Following Gov. Ralph Northam’s May 28 mandate to lift COVID-19 restrictions, local Richmond restaurants have started reopening to full capacity.
The restaurant industry has been one of the sectors hit hardest by the COVID-19 pandemic, according to Business Insider.
The total shortfall in restaurant and food service sales is estimated to have surpassed $120 billion during the first three months of the pandemic, according to the National Restaurant Association.
Rick Lyons, owner of LUNCH. SUPPER!, has not fully opened his two restaurants yet, but plans to open Supper before Lunch due to a shortage of staff, he said.
"Hiring people has been the number one challenge beyond the obvious financial hardships we have had to endure," he said. "From management to dishwashers the workforce has been diminished drastically. Either they have left the industry or the feds are paying people way too much to move off the couch."
Darell Harrington, co-owner of Nate’s Bagels in Richmond’s Fan District, has also decided to take the reopening process slow, continuing to operate under the same system since the beginning of the pandemic, he said.
Harrington said customers would not be allowed inside, and all orders needed to be placed online or over the phone through credit card transactions.
Customers can order ahead of time and receive an order number and confirmation email, which they give to Nate’s staff before receiving their order outside of the building, he said.
Harrington's hesitancy to open back up completely came from the store’s space and restrictions inside, he said.
“We won’t have a lot of room inside here,” he said. “We want everybody to still feel comfortable, you know. [COVID-19] is still here. It hasn’t left, even though there are more people getting vaccinated.”
Nate’s business model of on-the-go bagels has been a plus during the pandemic, he said. Despite the ease of order-ahead and pick-up business, customers still value coming into the restaurant and sitting down, Harrington said.
“We had a lot of guests before COVID that just came in and they wanted the feel of sitting in the small shop where they could actually see our bagel rollers rolling and making bagels,” he said. "That’s one of the things [...] we’re looking forward to getting back to as well.”
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Nate’s Bagels is not backing down from the challenges of the past year. In fact, Nate’s might even be considering growing its business, he said.
Nar Hovnanian, one of the owners of Soul Taco located in Jackson Ward and Shockoe Slip, shared a similar sentiment to Harrington about reopening at a slower pace.
“We were a little late to open our dining room,” she said. “We were a little bit nervous because we had no idea, you know, things kept changing and going back and forth.”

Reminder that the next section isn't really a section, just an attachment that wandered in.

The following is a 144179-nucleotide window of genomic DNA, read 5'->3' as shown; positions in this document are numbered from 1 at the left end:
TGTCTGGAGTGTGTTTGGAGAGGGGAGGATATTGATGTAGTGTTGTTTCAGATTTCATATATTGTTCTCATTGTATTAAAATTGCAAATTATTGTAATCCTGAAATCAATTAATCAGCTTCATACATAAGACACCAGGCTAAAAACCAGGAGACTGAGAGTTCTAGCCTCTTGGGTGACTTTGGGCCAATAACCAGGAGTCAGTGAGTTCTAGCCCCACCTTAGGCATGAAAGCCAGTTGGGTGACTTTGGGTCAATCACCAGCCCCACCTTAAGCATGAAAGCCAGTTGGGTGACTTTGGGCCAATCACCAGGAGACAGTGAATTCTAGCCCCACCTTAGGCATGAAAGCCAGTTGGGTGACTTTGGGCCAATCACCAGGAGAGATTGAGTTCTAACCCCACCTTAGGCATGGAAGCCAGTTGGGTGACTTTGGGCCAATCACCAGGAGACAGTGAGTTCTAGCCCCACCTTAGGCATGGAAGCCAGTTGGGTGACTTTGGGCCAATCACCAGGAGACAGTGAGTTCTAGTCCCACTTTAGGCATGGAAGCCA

Hovnanian said reopening has been exciting, and because of the vaccine people seemed to be more comfortable and excited about being out.
Excitement aside, Soul Taco was hit hard by the pandemic, Hovnanian said.
“At the beginning, we furloughed the majority of our staff,” she said. “We kind of just sat them down and were like, ‘Hey, this is where we are, we have no idea what’s happening, cannot afford to pay you guys, but we’re going to do everything possible to help you guys.’”
Soul Taco helped its staff by offering up its tip share, implementing an “open-fridge” policy where leftovers were up for grabs and sending fresh boxes of produce to employees' homes, she said.
During the height of the pandemic, Soul Taco tried out creative ways to stay in business, such as turning its spaces into a grocery store and catering to local hospitals and first responders, she said.
“We’re just kind of rolling with the punches,” Hovnanian said. “And trying new things and trying to stay relevant until we get to the point where hopefully things get back to normal.”
Soul Taco was able to offer every staff member their job back, she said.
Through the hardships of being a restaurant owner during the pandemic, Lyons said he learned an important lesson.
“Don’t sweat the small stuff,” Lyons said. “You have heard this cliché over and over through the years, but it really hits home now more than ever. What used to be bigger issues are just not that big of a deal anymore.”
The pandemic has drastically changed the landscape of the restaurant business, Lyons said.
"I have cut literally over $500,000 in yearly salaries since the pandemic has started with no interest in going back to that level of management again," Lyons said. "I used to have ideas of growing my business and expanding, but now I'm more than happy with where I am now."
Lyons is able to see some positives that have come out of the past year, he said.
"The pandemic has given me the unique opportunity to re-invent my business and myself," he said.
Contact City & State writer Hannah Levine at email@example.com.
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